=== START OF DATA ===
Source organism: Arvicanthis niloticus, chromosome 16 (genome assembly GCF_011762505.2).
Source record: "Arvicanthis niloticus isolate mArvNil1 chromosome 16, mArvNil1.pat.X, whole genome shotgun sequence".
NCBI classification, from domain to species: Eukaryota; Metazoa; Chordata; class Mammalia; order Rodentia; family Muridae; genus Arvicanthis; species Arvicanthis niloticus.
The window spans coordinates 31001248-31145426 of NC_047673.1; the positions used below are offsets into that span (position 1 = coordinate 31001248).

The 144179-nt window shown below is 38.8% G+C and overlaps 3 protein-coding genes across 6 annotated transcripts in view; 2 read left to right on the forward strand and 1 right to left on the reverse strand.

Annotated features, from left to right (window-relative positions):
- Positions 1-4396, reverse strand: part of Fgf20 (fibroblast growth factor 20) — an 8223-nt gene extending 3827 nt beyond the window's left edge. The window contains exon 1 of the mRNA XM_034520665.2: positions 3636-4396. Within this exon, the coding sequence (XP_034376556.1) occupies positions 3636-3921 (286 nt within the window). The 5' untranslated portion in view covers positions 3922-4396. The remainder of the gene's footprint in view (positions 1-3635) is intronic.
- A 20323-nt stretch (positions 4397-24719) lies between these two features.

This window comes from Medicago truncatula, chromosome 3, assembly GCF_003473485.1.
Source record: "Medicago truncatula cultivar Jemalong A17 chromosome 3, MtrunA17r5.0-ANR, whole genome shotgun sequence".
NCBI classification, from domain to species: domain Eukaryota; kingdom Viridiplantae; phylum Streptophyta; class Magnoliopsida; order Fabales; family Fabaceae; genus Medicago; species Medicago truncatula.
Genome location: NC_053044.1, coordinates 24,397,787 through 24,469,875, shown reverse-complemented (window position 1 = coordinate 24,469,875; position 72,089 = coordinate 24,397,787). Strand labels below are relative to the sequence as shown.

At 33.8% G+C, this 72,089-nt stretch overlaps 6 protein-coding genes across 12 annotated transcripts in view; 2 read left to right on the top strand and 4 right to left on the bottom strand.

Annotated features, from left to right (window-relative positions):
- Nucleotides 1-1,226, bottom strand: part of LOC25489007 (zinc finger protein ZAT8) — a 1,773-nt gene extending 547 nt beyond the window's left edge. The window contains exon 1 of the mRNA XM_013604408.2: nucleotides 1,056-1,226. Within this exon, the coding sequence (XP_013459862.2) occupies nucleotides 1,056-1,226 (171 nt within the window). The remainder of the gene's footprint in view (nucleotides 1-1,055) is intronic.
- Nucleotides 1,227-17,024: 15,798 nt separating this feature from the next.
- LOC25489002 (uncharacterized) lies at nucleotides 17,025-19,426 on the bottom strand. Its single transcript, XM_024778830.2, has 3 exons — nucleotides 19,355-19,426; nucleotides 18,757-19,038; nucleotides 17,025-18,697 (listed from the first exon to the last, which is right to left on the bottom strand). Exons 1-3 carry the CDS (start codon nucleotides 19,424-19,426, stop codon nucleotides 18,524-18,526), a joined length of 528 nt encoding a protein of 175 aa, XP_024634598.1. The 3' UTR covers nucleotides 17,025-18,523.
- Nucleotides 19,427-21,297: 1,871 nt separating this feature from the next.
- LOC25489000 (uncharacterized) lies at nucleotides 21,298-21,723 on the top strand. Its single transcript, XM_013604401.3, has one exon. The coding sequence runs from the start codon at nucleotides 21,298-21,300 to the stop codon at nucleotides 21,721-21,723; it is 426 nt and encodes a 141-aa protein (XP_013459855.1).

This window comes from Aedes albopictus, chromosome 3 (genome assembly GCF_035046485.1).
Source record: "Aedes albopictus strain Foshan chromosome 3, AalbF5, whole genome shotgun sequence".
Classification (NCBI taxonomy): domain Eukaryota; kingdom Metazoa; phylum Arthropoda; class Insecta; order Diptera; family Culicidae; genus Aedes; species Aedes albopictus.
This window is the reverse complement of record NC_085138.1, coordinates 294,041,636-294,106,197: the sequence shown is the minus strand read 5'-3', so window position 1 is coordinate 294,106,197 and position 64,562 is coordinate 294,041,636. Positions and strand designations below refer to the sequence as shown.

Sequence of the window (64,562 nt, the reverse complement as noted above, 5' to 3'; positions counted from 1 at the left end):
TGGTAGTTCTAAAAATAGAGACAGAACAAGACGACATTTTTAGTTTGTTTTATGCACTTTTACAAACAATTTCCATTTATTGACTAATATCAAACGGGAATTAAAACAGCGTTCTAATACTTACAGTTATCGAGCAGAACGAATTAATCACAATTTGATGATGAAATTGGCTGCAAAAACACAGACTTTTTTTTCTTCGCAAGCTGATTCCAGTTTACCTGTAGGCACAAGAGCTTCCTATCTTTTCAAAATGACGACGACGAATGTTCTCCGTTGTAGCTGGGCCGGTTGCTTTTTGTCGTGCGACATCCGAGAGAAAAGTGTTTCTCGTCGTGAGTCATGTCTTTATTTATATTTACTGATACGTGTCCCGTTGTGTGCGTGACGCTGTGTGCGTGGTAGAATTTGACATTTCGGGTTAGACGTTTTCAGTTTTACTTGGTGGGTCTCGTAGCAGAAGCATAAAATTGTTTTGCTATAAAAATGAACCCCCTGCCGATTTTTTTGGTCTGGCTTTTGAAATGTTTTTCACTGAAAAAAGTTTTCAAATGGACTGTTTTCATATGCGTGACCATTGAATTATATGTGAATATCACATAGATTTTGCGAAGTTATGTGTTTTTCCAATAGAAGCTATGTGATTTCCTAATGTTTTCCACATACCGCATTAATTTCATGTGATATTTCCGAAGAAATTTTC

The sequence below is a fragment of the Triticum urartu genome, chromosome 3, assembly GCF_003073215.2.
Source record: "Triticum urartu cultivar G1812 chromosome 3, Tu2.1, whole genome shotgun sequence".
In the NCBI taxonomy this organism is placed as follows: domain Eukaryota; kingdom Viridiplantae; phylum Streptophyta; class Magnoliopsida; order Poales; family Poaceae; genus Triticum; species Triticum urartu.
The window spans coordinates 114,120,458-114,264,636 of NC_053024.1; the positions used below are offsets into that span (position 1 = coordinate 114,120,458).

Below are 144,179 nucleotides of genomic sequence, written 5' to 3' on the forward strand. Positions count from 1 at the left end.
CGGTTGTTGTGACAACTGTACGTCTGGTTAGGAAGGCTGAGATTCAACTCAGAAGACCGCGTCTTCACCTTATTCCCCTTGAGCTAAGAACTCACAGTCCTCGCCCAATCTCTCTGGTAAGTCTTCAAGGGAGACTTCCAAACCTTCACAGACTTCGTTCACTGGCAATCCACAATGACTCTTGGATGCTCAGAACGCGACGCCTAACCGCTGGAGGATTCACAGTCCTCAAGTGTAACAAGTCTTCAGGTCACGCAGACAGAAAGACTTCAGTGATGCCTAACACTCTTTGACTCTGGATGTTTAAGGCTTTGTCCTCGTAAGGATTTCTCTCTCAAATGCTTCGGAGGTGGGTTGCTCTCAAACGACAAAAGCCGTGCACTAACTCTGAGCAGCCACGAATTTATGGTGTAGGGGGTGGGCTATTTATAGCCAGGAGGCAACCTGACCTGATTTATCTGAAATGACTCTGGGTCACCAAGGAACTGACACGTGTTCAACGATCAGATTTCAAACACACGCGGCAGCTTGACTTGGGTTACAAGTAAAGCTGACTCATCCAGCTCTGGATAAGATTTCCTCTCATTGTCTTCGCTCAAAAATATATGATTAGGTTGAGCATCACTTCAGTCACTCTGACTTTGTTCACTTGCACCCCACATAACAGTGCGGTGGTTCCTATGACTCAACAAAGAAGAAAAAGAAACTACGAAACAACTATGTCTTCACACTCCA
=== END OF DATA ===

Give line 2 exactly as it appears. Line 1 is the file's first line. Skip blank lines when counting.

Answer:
Source record: "Arvicanthis niloticus isolate mArvNil1 chromosome 16, mArvNil1.pat.X, whole genome shotgun sequence".